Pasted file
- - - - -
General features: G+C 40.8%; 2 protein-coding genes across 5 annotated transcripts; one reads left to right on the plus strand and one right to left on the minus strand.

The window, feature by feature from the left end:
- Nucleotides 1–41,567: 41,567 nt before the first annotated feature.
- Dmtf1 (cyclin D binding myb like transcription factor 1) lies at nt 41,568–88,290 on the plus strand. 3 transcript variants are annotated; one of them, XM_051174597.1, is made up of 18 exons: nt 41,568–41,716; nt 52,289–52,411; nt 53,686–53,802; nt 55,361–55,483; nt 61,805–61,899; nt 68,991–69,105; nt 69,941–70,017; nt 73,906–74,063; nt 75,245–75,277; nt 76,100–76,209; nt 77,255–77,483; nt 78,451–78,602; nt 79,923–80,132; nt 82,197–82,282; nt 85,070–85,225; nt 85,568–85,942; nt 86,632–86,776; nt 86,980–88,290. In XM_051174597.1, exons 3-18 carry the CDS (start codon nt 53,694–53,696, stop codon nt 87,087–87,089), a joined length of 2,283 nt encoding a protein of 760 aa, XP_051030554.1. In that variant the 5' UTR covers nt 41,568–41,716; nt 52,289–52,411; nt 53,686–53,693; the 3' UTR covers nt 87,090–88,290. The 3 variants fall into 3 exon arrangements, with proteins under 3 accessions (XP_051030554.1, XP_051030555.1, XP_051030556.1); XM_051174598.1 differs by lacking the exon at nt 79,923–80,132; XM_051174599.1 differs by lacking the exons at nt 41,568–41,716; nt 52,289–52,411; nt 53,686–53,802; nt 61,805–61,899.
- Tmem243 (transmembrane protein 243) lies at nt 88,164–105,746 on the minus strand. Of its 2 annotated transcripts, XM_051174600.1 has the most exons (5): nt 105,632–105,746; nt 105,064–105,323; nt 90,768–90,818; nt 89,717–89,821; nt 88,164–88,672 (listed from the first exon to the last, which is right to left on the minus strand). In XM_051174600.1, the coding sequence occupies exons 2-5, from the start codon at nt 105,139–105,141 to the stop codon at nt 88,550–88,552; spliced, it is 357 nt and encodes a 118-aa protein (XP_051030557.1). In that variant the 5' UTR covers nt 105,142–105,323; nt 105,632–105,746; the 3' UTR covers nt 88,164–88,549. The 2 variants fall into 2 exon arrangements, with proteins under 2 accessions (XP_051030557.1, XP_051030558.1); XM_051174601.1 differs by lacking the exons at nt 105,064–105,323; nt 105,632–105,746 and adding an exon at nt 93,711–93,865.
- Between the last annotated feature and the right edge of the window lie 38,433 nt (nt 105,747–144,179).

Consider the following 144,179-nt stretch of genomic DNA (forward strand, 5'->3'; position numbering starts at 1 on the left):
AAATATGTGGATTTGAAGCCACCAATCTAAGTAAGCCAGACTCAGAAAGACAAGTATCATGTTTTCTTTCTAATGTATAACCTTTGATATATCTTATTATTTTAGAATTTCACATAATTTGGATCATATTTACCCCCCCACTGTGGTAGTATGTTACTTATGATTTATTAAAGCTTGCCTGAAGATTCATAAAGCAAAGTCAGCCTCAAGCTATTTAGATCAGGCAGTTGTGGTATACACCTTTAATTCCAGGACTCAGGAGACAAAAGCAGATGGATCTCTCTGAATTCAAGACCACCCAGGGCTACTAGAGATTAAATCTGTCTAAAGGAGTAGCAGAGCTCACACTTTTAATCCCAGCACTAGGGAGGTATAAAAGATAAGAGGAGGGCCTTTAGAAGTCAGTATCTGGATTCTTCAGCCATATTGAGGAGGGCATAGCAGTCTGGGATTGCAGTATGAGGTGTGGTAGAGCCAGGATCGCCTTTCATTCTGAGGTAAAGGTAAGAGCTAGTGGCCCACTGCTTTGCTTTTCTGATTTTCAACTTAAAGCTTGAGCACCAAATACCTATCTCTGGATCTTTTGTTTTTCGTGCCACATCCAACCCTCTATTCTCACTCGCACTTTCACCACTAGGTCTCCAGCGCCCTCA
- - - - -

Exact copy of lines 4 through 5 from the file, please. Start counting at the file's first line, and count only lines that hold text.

- Dmtf1 (cyclin D binding myb like transcription factor 1) lies at nt 41,568–88,290 on the plus strand. 3 transcript variants are annotated; one of them, XM_051174597.1, is made up of 18 exons: nt 41,568–41,716; nt 52,289–52,411; nt 53,686–53,802; nt 55,361–55,483; nt 61,805–61,899; nt 68,991–69,105; nt 69,941–70,017; nt 73,906–74,063; nt 75,245–75,277; nt 76,100–76,209; nt 77,255–77,483; nt 78,451–78,602; nt 79,923–80,132; nt 82,197–82,282; nt 85,070–85,225; nt 85,568–85,942; nt 86,632–86,776; nt 86,980–88,290. In XM_051174597.1, exons 3-18 carry the CDS (start codon nt 53,694–53,696, stop codon nt 87,087–87,089), a joined length of 2,283 nt encoding a protein of 760 aa, XP_051030554.1. In that variant the 5' UTR covers nt 41,568–41,716; nt 52,289–52,411; nt 53,686–53,693; the 3' UTR covers nt 87,090–88,290. The 3 variants fall into 3 exon arrangements, with proteins under 3 accessions (XP_051030554.1, XP_051030555.1, XP_051030556.1); XM_051174598.1 differs by lacking the exon at nt 79,923–80,132; XM_051174599.1 differs by lacking the exons at nt 41,568–41,716; nt 52,289–52,411; nt 53,686–53,802; nt 61,805–61,899.
- Tmem243 (transmembrane protein 243) lies at nt 88,164–105,746 on the minus strand. Of its 2 annotated transcripts, XM_051174600.1 has the most exons (5): nt 105,632–105,746; nt 105,064–105,323; nt 90,768–90,818; nt 89,717–89,821; nt 88,164–88,672 (listed from the first exon to the last, which is right to left on the minus strand). In XM_051174600.1, the coding sequence occupies exons 2-5, from the start codon at nt 105,139–105,141 to the stop codon at nt 88,550–88,552; spliced, it is 357 nt and encodes a 118-aa protein (XP_051030557.1). In that variant the 5' UTR covers nt 105,142–105,323; nt 105,632–105,746; the 3' UTR covers nt 88,164–88,549. The 2 variants fall into 2 exon arrangements, with proteins under 2 accessions (XP_051030557.1, XP_051030558.1); XM_051174601.1 differs by lacking the exons at nt 105,064–105,323; nt 105,632–105,746 and adding an exon at nt 93,711–93,865.